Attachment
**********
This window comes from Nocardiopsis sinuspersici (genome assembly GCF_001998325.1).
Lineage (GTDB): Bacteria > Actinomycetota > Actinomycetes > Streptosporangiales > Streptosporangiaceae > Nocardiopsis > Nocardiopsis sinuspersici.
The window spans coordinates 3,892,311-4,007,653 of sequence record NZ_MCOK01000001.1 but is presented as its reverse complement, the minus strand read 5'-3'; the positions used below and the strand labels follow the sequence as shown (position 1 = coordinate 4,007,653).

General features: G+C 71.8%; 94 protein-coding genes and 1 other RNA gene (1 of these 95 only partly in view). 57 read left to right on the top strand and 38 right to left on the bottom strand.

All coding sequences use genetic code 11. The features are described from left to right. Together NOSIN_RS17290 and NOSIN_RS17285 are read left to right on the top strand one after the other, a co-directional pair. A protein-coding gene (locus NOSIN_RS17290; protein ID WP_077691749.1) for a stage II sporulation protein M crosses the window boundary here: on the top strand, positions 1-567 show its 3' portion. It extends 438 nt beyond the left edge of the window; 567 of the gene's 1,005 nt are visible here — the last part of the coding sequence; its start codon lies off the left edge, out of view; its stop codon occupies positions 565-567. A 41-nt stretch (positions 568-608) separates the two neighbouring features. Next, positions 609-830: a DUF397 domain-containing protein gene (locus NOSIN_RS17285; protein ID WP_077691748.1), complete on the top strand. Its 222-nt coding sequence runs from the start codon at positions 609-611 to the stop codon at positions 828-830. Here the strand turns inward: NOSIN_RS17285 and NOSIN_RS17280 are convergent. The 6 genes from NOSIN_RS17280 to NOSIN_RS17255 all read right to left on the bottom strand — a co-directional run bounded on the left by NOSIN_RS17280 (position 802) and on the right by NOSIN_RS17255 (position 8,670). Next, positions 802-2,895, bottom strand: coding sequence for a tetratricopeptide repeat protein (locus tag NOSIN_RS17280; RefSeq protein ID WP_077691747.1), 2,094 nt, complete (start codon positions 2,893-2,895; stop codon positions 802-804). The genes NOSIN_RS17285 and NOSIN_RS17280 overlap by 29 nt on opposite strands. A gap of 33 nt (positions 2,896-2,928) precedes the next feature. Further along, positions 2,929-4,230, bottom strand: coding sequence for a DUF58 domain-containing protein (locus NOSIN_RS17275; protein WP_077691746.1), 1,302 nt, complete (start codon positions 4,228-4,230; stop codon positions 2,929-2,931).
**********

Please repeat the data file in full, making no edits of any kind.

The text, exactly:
This window comes from Nocardiopsis sinuspersici (genome assembly GCF_001998325.1).
Lineage (GTDB): Bacteria > Actinomycetota > Actinomycetes > Streptosporangiales > Streptosporangiaceae > Nocardiopsis > Nocardiopsis sinuspersici.
The window spans coordinates 3,892,311-4,007,653 of sequence record NZ_MCOK01000001.1 but is presented as its reverse complement, the minus strand read 5'-3'; the positions used below and the strand labels follow the sequence as shown (position 1 = coordinate 4,007,653).

General features: G+C 71.8%; 94 protein-coding genes and 1 other RNA gene (1 of these 95 only partly in view). 57 read left to right on the top strand and 38 right to left on the bottom strand.

All coding sequences use genetic code 11. The features are described from left to right. Together NOSIN_RS17290 and NOSIN_RS17285 are read left to right on the top strand one after the other, a co-directional pair. A protein-coding gene (locus NOSIN_RS17290; protein ID WP_077691749.1) for a stage II sporulation protein M crosses the window boundary here: on the top strand, positions 1-567 show its 3' portion. It extends 438 nt beyond the left edge of the window; 567 of the gene's 1,005 nt are visible here — the last part of the coding sequence; its start codon lies off the left edge, out of view; its stop codon occupies positions 565-567. A 41-nt stretch (positions 568-608) separates the two neighbouring features. Next, positions 609-830: a DUF397 domain-containing protein gene (locus NOSIN_RS17285; protein ID WP_077691748.1), complete on the top strand. Its 222-nt coding sequence runs from the start codon at positions 609-611 to the stop codon at positions 828-830. Here the strand turns inward: NOSIN_RS17285 and NOSIN_RS17280 are convergent. The 6 genes from NOSIN_RS17280 to NOSIN_RS17255 all read right to left on the bottom strand — a co-directional run bounded on the left by NOSIN_RS17280 (position 802) and on the right by NOSIN_RS17255 (position 8,670). Next, positions 802-2,895, bottom strand: coding sequence for a tetratricopeptide repeat protein (locus tag NOSIN_RS17280; RefSeq protein ID WP_077691747.1), 2,094 nt, complete (start codon positions 2,893-2,895; stop codon positions 802-804). The genes NOSIN_RS17285 and NOSIN_RS17280 overlap by 29 nt on opposite strands. A gap of 33 nt (positions 2,896-2,928) precedes the next feature. Further along, positions 2,929-4,230, bottom strand: coding sequence for a DUF58 domain-containing protein (locus NOSIN_RS17275; protein WP_077691746.1), 1,302 nt, complete (start codon positions 4,228-4,230; stop codon positions 2,929-2,931).